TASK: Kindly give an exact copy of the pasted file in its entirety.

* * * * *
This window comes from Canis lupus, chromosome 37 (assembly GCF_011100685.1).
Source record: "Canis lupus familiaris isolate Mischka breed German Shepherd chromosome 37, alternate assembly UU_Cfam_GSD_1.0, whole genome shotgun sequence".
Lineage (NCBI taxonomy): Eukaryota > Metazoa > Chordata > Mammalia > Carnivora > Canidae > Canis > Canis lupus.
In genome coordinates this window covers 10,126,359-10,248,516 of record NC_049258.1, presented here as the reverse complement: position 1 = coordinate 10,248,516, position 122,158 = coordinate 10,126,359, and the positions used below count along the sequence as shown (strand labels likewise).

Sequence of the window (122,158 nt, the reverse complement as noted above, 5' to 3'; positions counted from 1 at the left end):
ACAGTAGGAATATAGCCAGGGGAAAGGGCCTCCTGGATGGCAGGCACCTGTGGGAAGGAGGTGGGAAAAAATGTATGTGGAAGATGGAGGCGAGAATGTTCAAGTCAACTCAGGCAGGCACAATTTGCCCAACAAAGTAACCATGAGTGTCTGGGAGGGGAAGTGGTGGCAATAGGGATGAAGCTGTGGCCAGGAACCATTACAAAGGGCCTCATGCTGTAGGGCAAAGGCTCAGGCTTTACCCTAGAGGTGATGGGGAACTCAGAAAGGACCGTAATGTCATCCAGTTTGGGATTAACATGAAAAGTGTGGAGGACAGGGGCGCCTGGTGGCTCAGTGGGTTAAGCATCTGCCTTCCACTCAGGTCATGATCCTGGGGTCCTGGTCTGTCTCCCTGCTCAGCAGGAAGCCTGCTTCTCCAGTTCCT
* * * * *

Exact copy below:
This window comes from Canis lupus, chromosome 37 (assembly GCF_011100685.1).
Source record: "Canis lupus familiaris isolate Mischka breed German Shepherd chromosome 37, alternate assembly UU_Cfam_GSD_1.0, whole genome shotgun sequence".
Lineage (NCBI taxonomy): Eukaryota > Metazoa > Chordata > Mammalia > Carnivora > Canidae > Canis > Canis lupus.
In genome coordinates this window covers 10,126,359-10,248,516 of record NC_049258.1, presented here as the reverse complement: position 1 = coordinate 10,248,516, position 122,158 = coordinate 10,126,359, and the positions used below count along the sequence as shown (strand labels likewise).

Sequence of the window (122,158 nt, the reverse complement as noted above, 5' to 3'; positions counted from 1 at the left end):
ACAGTAGGAATATAGCCAGGGGAAAGGGCCTCCTGGATGGCAGGCACCTGTGGGAAGGAGGTGGGAAAAAATGTATGTGGAAGATGGAGGCGAGAATGTTCAAGTCAACTCAGGCAGGCACAATTTGCCCAACAAAGTAACCATGAGTGTCTGGGAGGGGAAGTGGTGGCAATAGGGATGAAGCTGTGGCCAGGAACCATTACAAAGGGCCTCATGCTGTAGGGCAAAGGCTCAGGCTTTACCCTAGAGGTGATGGGGAACTCAGAAAGGACCGTAATGTCATCCAGTTTGGGATTAACATGAAAAGTGTGGAGGACAGGGGCGCCTGGTGGCTCAGTGGGTTAAGCATCTGCCTTCCACTCAGGTCATGATCCTGGGGTCCTGGTCTGTCTCCCTGCTCAGCAGGAAGCCTGCTTCTCCAGTTCCT